This paper presents a critical reflection on the changing roles of an International NGO (INGO) in contributing to the provision of basic education services in Nepal. The traditional boundary between the government and NGOs is becoming increasingly blurred, with the expanding contribution to education being made by them and by the private sector.
The approaches to meeting the needs of school-going children taken by the government, NGOs, and the private sector are inherently different from one another. However, there is also overlap. For instance, the government and NGOs share a common concern for achieving the MDG and EFA goals by 2015. The role of the NGOs is often seen as being to fill the gap in state provision by reaching out to the poor who are most vulnerable to market forces such as the privatisation of education (Bano 2008). Although NGOs are sometimes criticised for lack of accountability and for prioritising their own agendas (or donors’ agendas, more precisely, these days), expectations of them to be innovative and to ‘remain true to the micro-level environment’ (Jowett & Dyer 2012, 734) are high.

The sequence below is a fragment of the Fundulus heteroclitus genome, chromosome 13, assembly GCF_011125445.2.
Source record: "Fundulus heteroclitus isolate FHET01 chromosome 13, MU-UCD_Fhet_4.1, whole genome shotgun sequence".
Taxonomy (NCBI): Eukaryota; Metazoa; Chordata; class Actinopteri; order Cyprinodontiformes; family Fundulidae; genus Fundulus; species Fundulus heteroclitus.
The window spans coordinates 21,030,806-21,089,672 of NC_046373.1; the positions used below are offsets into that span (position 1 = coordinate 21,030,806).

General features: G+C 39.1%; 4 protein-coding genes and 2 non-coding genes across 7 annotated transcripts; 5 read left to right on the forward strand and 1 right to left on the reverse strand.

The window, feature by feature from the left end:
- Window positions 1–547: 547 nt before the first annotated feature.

This paper begins by discussing the roles of NGOs as education providers focusing on the Nepal context. It then presents Nepal’s enrolment trends over recent years, showing striking gains in girls’ participation rates, but continuing problems with dropout and repetition, especially in the lower grades. It also discusses the implications of the growing number of enrolments in private institutions. Finally, the paper explores ways in which NGO education provision might be made more meaningful for its intended beneficiaries in the rapidly changing political, social, and economic context.